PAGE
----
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dc.contributor.advisorBanerjee, Dipankar
dc.contributor.authorNair, Shanoob Balachandran
dc.date.accessioned2017-09-26T04:41:13Z
dc.date.accessioned2018-07-31T05:53:57Z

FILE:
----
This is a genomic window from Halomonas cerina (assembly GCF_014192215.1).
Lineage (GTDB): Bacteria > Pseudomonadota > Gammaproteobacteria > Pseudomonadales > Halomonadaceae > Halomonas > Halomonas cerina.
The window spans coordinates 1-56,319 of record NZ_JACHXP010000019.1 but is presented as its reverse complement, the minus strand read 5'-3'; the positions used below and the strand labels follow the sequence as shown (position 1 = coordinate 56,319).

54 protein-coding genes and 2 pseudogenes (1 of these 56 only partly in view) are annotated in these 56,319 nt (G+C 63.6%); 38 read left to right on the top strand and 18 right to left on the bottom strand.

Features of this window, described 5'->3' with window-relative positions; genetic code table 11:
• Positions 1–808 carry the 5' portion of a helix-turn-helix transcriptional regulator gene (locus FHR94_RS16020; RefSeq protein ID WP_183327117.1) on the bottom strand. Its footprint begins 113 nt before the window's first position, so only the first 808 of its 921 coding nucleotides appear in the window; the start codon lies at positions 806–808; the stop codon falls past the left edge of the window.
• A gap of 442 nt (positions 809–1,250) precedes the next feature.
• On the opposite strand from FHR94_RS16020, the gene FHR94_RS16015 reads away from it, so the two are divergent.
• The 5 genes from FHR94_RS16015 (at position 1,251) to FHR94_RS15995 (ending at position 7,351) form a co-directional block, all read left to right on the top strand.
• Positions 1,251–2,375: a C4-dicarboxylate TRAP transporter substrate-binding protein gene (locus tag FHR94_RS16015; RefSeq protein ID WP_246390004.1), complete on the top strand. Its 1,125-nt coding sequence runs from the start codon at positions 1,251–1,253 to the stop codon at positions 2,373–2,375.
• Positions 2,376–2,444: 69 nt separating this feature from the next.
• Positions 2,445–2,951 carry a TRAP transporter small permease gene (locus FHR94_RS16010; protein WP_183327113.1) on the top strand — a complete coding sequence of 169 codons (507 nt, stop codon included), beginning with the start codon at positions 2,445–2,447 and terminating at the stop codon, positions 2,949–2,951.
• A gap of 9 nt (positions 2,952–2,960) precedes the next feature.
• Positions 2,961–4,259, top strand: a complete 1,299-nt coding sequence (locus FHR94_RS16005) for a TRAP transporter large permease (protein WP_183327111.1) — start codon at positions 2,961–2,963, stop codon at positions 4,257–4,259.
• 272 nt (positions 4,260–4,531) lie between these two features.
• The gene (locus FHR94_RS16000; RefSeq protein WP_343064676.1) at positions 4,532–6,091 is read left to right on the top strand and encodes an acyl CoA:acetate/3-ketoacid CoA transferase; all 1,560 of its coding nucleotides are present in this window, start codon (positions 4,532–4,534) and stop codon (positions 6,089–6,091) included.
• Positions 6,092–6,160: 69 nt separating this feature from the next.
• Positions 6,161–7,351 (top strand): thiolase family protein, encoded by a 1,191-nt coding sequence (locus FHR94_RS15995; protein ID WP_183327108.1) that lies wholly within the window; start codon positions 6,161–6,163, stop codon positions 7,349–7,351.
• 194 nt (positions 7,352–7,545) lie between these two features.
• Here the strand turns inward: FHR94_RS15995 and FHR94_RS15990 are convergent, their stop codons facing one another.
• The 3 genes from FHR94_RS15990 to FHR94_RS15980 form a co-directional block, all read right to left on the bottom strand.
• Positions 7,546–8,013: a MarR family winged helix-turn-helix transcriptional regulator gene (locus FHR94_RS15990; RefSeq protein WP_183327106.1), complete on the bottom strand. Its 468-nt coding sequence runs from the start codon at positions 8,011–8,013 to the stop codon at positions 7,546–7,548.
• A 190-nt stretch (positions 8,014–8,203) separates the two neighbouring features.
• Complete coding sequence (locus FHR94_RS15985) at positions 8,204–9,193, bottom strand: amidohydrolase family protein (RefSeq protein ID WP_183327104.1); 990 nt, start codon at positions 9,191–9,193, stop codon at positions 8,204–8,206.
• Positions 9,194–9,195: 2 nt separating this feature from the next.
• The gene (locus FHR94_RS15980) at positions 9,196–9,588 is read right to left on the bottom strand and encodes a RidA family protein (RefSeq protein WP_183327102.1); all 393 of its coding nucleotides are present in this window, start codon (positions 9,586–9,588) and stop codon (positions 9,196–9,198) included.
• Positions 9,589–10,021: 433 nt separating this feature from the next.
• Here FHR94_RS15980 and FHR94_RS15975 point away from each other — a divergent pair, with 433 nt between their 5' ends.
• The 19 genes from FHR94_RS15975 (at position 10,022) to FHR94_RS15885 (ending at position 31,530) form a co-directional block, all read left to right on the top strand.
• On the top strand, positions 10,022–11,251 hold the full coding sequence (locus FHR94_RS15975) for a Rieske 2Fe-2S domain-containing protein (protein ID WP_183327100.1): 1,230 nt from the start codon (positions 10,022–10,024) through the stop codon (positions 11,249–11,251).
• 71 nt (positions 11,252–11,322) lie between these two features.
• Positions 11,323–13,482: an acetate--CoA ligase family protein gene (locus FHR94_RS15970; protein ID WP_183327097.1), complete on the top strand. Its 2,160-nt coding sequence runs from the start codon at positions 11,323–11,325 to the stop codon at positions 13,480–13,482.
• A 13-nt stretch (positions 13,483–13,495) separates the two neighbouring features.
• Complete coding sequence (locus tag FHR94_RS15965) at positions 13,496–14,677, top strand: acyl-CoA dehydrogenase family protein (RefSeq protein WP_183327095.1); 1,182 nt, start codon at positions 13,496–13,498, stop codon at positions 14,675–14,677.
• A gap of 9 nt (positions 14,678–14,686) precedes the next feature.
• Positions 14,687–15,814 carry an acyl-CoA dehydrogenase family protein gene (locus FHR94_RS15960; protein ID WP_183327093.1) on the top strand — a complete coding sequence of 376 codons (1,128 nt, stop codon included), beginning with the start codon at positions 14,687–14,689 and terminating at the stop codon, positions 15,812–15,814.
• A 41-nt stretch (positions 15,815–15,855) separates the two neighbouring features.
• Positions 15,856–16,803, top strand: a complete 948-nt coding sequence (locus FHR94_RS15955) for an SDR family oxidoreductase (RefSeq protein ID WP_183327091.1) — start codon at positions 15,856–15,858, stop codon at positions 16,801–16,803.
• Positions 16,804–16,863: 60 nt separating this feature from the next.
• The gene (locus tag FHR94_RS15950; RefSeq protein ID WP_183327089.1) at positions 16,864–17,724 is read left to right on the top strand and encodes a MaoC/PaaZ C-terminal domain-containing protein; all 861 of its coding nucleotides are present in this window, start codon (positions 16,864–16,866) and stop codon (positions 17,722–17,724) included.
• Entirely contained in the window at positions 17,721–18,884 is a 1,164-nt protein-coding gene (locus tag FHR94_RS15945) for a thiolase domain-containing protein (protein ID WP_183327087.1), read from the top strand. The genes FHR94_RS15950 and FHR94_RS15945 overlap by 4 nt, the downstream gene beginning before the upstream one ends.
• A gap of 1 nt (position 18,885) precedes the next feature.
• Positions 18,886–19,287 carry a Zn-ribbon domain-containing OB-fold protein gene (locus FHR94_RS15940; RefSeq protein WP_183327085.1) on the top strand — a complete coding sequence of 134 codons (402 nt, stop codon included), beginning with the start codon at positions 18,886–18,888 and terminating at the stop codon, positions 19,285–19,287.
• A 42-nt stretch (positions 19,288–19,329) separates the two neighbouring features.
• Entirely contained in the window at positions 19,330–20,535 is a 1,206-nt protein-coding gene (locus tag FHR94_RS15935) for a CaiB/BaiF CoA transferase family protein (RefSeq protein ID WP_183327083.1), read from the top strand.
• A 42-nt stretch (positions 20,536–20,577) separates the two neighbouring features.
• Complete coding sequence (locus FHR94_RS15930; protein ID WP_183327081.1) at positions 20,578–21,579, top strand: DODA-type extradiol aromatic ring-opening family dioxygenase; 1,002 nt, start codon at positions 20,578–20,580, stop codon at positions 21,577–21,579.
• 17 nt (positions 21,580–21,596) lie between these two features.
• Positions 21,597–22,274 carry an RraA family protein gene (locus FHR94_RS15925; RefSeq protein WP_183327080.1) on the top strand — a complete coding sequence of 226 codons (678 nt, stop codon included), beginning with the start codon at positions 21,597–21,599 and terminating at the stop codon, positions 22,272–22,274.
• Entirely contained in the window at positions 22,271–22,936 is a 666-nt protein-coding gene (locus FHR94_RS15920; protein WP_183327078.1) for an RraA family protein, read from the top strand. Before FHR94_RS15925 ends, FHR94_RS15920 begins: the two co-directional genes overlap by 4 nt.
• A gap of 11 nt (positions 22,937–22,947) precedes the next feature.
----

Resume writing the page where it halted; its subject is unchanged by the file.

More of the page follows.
dc.date.available2017-09-26T04:41:13Z
dc.date.available2018-07-31T05:53:57Z
dc.date.issued2017-09-26
dc.date.submitted2016
dc.identifier.urihttp://etd.iisc.ac.in/handle/2005/2678
dc.identifier.abstracthttp://etd.iisc.ac.in/static/etd/abstracts/3499/G27295-Abs.pdfen_US